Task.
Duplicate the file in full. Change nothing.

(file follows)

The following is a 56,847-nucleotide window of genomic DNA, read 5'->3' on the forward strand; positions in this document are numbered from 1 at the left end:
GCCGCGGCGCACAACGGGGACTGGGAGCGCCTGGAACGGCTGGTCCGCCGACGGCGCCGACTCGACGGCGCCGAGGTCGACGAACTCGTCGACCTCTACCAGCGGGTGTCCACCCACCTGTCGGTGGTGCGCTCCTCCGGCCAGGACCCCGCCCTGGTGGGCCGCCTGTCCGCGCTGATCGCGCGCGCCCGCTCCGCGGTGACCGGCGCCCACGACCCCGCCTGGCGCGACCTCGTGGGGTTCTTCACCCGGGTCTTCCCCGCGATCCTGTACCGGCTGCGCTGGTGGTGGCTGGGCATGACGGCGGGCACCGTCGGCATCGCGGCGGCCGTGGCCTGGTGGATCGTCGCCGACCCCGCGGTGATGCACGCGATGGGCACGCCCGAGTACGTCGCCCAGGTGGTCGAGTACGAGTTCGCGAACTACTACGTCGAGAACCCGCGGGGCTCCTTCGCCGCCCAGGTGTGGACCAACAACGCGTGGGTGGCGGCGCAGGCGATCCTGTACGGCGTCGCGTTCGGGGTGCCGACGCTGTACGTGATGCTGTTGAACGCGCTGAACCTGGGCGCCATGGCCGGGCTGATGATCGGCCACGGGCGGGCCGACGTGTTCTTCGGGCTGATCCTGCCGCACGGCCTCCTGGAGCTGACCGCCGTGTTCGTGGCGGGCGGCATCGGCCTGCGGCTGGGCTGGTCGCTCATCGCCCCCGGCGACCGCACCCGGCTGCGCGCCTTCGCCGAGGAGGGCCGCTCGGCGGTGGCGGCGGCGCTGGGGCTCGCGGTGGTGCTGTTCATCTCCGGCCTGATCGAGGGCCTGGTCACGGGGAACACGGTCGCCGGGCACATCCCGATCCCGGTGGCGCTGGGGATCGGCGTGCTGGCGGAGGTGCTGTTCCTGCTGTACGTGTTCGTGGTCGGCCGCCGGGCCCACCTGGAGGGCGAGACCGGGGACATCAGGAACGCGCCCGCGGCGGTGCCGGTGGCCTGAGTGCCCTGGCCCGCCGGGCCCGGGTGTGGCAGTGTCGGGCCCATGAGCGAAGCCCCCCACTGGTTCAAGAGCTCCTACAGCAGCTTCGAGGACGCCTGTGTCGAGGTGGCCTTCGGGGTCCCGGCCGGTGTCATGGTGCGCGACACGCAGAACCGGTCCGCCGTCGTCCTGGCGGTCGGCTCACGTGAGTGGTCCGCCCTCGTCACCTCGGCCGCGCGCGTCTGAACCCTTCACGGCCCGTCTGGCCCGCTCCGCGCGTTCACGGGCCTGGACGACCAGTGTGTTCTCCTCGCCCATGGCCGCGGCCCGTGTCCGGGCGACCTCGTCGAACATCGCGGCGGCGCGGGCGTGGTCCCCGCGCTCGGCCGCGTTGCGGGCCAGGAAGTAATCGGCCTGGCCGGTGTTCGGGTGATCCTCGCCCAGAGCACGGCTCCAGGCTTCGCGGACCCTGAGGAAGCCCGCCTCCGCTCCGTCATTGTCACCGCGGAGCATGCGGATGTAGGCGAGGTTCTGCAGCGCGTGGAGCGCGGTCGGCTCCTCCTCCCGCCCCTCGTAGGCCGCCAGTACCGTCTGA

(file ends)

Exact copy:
The following is a 56,847-nucleotide window of genomic DNA, read 5'->3' on the forward strand; positions in this document are numbered from 1 at the left end:
GCCGCGGCGCACAACGGGGACTGGGAGCGCCTGGAACGGCTGGTCCGCCGACGGCGCCGACTCGACGGCGCCGAGGTCGACGAACTCGTCGACCTCTACCAGCGGGTGTCCACCCACCTGTCGGTGGTGCGCTCCTCCGGCCAGGACCCCGCCCTGGTGGGCCGCCTGTCCGCGCTGATCGCGCGCGCCCGCTCCGCGGTGACCGGCGCCCACGACCCCGCCTGGCGCGACCTCGTGGGGTTCTTCACCCGGGTCTTCCCCGCGATCCTGTACCGGCTGCGCTGGTGGTGGCTGGGCATGACGGCGGGCACCGTCGGCATCGCGGCGGCCGTGGCCTGGTGGATCGTCGCCGACCCCGCGGTGATGCACGCGATGGGCACGCCCGAGTACGTCGCCCAGGTGGTCGAGTACGAGTTCGCGAACTACTACGTCGAGAACCCGCGGGGCTCCTTCGCCGCCCAGGTGTGGACCAACAACGCGTGGGTGGCGGCGCAGGCGATCCTGTACGGCGTCGCGTTCGGGGTGCCGACGCTGTACGTGATGCTGTTGAACGCGCTGAACCTGGGCGCCATGGCCGGGCTGATGATCGGCCACGGGCGGGCCGACGTGTTCTTCGGGCTGATCCTGCCGCACGGCCTCCTGGAGCTGACCGCCGTGTTCGTGGCGGGCGGCATCGGCCTGCGGCTGGGCTGGTCGCTCATCGCCCCCGGCGACCGCACCCGGCTGCGCGCCTTCGCCGAGGAGGGCCGCTCGGCGGTGGCGGCGGCGCTGGGGCTCGCGGTGGTGCTGTTCATCTCCGGCCTGATCGAGGGCCTGGTCACGGGGAACACGGTCGCCGGGCACATCCCGATCCCGGTGGCGCTGGGGATCGGCGTGCTGGCGGAGGTGCTGTTCCTGCTGTACGTGTTCGTGGTCGGCCGCCGGGCCCACCTGGAGGGCGAGACCGGGGACATCAGGAACGCGCCCGCGGCGGTGCCGGTGGCCTGAGTGCCCTGGCCCGCCGGGCCCGGGTGTGGCAGTGTCGGGCCCATGAGCGAAGCCCCCCACTGGTTCAAGAGCTCCTACAGCAGCTTCGAGGACGCCTGTGTCGAGGTGGCCTTCGGGGTCCCGGCCGGTGTCATGGTGCGCGACACGCAGAACCGGTCCGCCGTCGTCCTGGCGGTCGGCTCACGTGAGTGGTCCGCCCTCGTCACCTCGGCCGCGCGCGTCTGAACCCTTCACGGCCCGTCTGGCCCGCTCCGCGCGTTCACGGGCCTGGACGACCAGTGTGTTCTCCTCGCCCATGGCCGCGGCCCGTGTCCGGGCGACCTCGTCGAACATCGCGGCGGCGCGGGCGTGGTCCCCGCGCTCGGCCGCGTTGCGGGCCAGGAAGTAATCGGCCTGGCCGGTGTTCGGGTGATCCTCGCCCAGAGCACGGCTCCAGGCTTCGCGGACCCTGAGGAAGCCCGCCTCCGCTCCGTCATTGTCACCGCGGAGCATGCGGATGTAGGCGAGGTTCTGCAGCGCGTGGAGCGCGGTCGGCTCCTCCTCCCGCCCCTCGTAGGCCGCCAGTACCGTCTGA